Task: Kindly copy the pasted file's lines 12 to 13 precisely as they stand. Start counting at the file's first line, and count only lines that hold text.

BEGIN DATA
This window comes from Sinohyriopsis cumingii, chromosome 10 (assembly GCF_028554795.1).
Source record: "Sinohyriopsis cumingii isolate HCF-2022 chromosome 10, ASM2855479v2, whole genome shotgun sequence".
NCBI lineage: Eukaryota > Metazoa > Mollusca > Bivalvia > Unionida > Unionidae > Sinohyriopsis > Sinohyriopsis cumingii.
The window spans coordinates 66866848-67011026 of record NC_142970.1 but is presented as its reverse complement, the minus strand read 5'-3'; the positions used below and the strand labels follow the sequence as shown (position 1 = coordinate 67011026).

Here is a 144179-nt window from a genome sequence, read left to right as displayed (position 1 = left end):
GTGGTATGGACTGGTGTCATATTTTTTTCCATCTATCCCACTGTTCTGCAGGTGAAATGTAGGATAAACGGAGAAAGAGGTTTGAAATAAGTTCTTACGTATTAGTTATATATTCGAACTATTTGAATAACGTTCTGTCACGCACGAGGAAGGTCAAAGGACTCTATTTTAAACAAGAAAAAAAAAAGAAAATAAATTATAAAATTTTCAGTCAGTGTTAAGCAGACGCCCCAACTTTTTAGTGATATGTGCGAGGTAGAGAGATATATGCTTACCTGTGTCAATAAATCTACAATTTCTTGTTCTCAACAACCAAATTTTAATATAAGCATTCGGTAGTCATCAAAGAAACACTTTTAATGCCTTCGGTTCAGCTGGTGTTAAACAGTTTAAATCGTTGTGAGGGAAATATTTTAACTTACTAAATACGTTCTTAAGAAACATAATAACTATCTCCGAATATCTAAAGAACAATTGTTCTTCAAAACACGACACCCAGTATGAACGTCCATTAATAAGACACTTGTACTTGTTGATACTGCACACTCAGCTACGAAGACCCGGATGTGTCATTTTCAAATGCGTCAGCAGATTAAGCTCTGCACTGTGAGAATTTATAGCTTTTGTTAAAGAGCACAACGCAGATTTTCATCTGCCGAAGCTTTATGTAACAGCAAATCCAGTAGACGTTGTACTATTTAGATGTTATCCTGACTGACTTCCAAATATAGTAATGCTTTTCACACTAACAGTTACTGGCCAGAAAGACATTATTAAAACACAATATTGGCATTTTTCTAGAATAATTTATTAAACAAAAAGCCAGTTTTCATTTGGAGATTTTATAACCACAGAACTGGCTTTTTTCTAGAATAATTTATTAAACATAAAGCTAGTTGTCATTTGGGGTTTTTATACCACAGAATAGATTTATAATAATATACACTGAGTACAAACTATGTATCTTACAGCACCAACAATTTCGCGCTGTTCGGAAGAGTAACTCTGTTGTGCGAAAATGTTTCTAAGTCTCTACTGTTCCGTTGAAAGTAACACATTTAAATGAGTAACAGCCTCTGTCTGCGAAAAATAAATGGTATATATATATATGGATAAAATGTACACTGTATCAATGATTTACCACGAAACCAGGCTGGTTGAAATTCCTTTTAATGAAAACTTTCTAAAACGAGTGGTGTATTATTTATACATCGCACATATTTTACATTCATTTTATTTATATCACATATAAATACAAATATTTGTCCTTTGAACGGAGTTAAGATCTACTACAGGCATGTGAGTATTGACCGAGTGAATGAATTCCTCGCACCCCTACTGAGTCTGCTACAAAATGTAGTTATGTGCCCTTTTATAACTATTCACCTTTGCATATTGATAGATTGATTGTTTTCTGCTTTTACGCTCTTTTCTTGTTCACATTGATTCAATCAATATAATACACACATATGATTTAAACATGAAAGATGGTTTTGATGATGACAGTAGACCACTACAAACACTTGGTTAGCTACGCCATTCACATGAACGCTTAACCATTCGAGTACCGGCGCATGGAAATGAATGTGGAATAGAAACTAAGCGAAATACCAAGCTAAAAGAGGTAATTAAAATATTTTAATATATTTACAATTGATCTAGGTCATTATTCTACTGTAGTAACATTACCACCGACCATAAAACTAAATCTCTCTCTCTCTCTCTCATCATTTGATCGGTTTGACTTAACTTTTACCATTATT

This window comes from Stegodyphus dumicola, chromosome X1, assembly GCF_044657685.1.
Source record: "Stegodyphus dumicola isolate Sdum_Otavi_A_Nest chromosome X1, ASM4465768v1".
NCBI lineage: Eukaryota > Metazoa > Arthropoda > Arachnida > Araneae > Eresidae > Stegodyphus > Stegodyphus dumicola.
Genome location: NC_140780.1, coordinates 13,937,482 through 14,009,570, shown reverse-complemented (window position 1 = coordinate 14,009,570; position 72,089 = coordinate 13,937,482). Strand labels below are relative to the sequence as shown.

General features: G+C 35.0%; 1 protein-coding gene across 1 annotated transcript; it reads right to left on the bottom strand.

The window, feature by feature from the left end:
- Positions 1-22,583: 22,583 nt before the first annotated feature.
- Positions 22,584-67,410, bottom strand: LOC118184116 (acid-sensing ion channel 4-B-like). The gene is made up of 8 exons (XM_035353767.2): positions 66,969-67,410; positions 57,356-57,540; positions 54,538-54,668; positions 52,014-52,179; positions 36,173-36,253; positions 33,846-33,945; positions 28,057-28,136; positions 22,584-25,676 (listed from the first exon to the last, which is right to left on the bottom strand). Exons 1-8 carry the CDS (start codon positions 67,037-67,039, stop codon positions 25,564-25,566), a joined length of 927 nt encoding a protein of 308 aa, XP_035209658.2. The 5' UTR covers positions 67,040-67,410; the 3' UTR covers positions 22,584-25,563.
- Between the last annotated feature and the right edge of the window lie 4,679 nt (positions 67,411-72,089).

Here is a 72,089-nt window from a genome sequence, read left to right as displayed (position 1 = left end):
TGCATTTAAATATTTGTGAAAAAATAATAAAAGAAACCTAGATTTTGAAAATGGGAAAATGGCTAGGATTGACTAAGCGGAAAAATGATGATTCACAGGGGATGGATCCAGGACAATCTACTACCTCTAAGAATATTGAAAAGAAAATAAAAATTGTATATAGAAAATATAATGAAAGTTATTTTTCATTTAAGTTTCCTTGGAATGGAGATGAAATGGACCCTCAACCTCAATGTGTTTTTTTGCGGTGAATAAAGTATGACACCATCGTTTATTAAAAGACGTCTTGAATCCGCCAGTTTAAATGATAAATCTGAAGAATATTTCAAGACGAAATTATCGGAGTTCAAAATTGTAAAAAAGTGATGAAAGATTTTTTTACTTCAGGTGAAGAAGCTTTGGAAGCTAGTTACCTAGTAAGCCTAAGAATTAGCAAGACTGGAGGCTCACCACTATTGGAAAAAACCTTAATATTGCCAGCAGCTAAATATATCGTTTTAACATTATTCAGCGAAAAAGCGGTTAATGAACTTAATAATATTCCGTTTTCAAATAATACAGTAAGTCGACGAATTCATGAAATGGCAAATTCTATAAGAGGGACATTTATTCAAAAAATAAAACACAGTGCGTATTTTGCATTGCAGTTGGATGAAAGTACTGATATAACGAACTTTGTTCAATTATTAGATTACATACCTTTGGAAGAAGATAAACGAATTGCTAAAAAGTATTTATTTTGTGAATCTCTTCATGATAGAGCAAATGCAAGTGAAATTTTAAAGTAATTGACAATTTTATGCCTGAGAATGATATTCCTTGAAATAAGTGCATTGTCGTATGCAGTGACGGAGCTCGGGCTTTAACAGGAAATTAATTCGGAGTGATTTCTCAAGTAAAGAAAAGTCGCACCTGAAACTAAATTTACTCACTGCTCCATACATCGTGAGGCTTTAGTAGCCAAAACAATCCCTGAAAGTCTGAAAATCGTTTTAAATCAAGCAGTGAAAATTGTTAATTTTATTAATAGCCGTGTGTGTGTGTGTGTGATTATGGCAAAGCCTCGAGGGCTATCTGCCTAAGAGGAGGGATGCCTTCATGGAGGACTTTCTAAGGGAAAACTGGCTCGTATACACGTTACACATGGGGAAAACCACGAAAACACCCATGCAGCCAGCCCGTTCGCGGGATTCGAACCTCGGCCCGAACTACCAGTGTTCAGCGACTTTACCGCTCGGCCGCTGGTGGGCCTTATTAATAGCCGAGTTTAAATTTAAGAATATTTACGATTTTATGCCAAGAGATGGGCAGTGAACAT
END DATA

The window, feature by feature from the left end:
- Positions 1-22,583: 22,583 nt before the first annotated feature.